Judge OKs WorldCom Settlement

Though critics have scorned the $750 million settlement reached by MCI
(formerly WorldCom) and the U.S. Securities and Exchange Commission (SEC)
as a sweetheart deal in the face of the company’s $11 billion accounting
scandal, a federal judge Monday approved the deal.


The settlement calls for a civil penalty of $2.25 billion, which will be
satisfied by a $500 million cash payment and $250 million in common stock
to shareholders and bondholders upon the company’s emergence from Chapter
11 bankruptcy protection. The $250 million in stock was added to the
settlement last week in response to critics of the original $500 million
settlement.


In an order issued Monday, U.S. District Judge Jed Rakoff called the $750
million settlement “fair and reasonable.” The $11 billion accounting
scandal originally drew a $1.5 billion fine. The fine, to be distributed
among WorldCom’s victims, was reduced in light of the company’s bankruptcy proceeding. The company’s bankruptcy, filed in July 2002, is the
largest filing in U.S. history, listing $107 billion of assets, dwarfing
Enron’s $63 billion filing in 2001.

“The court is aware of no large company accused of fraud that has so
completely divorced itself from the misdeeds of the immediate past and
undertaken such extraordinary steps to prevent such misdeeds in the
future,” Rakoff said in his ruling.


Michael D. Capellas, hired
to take the reins of the troubled company as chairman and CEO in November
2002, added, “We have made significant strides in rebuilding our company
and we believe today’s ruling is a positive reflection of the hard work and
dedication of MCI’s 55,000 employees, the loyalty of our customers and the
support of our creditors. We have committed to being a role model of
corporate governance and the significant changes we have already
implemented are a testament to that commitment.”

He also said, “Today’s approved SEC settlement marks a significant
milestone in the company’s emergence from Chapter 11 protection, which
remains on track for later this fall.”


But some critics are displeased with the settlement, calling it anything
but fair.


“Judge Rakoff’s unfortunate decision to ratify the SEC-MCI/WorldCom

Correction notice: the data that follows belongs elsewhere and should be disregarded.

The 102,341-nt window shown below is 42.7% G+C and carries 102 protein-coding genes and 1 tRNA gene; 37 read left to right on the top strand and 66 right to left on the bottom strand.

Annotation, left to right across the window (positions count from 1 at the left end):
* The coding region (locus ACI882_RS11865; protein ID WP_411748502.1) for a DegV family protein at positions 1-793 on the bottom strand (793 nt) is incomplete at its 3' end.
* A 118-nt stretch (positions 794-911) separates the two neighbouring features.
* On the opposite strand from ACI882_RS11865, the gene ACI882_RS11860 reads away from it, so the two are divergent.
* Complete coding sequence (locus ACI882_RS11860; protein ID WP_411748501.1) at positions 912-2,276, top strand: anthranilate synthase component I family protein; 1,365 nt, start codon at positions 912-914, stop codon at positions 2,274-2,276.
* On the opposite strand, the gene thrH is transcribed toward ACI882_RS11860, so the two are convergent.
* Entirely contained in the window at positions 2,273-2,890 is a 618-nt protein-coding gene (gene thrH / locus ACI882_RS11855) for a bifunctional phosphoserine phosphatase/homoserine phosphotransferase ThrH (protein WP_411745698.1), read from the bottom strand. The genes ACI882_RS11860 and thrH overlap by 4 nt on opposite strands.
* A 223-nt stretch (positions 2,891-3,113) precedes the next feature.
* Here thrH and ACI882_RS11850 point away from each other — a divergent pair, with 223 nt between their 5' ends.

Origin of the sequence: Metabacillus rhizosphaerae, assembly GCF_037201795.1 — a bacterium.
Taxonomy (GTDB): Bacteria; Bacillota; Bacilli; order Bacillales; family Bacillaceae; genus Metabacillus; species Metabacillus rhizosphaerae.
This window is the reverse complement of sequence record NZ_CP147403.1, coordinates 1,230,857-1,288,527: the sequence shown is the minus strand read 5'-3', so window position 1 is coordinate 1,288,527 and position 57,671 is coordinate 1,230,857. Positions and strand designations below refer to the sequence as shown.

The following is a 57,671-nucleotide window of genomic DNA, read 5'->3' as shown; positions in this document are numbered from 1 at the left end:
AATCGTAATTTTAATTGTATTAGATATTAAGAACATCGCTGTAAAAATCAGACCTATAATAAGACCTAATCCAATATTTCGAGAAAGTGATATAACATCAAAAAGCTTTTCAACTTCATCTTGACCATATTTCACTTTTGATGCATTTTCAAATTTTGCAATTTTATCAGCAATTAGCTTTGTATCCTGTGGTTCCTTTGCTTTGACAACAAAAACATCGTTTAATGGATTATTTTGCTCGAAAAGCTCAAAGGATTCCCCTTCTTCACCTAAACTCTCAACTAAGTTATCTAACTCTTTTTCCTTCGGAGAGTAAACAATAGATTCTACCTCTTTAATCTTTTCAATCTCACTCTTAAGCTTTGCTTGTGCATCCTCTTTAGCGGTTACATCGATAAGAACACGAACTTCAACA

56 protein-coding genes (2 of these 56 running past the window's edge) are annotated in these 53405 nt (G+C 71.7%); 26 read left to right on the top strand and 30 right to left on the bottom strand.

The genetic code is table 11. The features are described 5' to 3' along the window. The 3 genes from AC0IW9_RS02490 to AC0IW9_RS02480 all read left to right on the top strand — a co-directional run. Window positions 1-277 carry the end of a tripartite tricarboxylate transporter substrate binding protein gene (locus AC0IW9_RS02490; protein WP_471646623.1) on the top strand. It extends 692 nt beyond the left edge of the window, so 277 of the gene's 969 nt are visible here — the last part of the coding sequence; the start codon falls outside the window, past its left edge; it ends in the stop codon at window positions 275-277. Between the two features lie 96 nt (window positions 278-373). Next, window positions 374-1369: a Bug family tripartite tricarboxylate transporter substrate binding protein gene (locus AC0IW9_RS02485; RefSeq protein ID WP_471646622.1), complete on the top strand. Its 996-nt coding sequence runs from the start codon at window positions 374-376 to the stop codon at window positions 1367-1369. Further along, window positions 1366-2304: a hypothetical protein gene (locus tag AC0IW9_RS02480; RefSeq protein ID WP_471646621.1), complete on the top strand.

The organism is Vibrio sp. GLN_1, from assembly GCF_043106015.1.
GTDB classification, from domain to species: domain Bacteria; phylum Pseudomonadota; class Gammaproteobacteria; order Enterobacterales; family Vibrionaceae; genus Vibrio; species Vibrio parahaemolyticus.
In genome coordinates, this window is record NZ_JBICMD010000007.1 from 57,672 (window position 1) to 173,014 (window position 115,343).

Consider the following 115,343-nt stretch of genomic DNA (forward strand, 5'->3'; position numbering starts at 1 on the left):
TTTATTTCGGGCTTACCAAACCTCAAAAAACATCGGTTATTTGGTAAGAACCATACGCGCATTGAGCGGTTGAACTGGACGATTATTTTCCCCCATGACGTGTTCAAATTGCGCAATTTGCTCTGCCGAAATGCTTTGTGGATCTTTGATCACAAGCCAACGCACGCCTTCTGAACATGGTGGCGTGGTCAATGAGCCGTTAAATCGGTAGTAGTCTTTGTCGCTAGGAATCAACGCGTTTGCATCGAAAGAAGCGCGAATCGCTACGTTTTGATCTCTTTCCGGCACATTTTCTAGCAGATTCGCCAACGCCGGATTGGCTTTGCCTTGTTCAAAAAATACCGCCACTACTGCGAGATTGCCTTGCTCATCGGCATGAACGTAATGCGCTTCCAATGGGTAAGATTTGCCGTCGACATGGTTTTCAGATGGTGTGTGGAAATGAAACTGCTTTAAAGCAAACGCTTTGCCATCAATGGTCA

settlement comes on the heels of MCI/WorldCom’s de facto admission of
guilt — $250 million in new company stock to those who lost $176 billion,
including pensioners and 401(k) holders,” Will Thomas, director of the
Corporate Accountability Project of the Gray Panthers, said in a statement
following the ruling. “The new arrangement offers eight cents a share to
all those ripped-off investors. It’s simply another sweetheart deal
arranged for MCI/WorldCom in the federal government’s ongoing campaign to
keep the company afloat at all costs.”

Thomas also said that the campaign against MCI will continue.

“We’re disappointed by Judge Rakoff’s decision, but we’re far from
discouraged,” he said. “The campaign to hold MCI/WorldCom accountable for
its $11 billion fraud is far from over. Congress is now questioning the
failure of the General Services Administration to debar MCI/WorldCom from
federal contracting; we know there is hope that retirees, taxpayers, and
investors will see the company held to account for its epic fraud. Senators
Collins, Hatch, and Santorum deserve much praise and credit for their
leadership on this issue. The American people were promised that Washington
was serious about cleaning up the fraud in corporate boardrooms. The Gray
Panthers want results. We won’t stop in our efforts to see that
MCI/WorldCom is barred from federal contracting and off the gravy train.”

In June 2002, the SEC filed charges against MCI (then known as WorldCom) and its executives, alleging the firm had cooked the books to meet Wall Street expectations and goose its stock price. The SEC said at the time that the fraud pumped up WorldCom’s earnings by $3 billion in 2001 and $797 million in the first quarter of 2002.


The SEC’s fraud charges, filed in a civil suit in a Manhattan federal court, came just a day after WorldCom’s bombshell admission that it had overstated its cash flow by $3.8 billion over five quarters. The SEC had already begun an investigation into the company’s accounting in February 2002.

WorldCom followed up by filing for Chapter 11 bankruptcy protection in July, making it the largest bankruptcy reorganization in U.S. history. The SEC expanded its investigation in November 2002, when WorldCom warned it would restate $9 billion in revenue.

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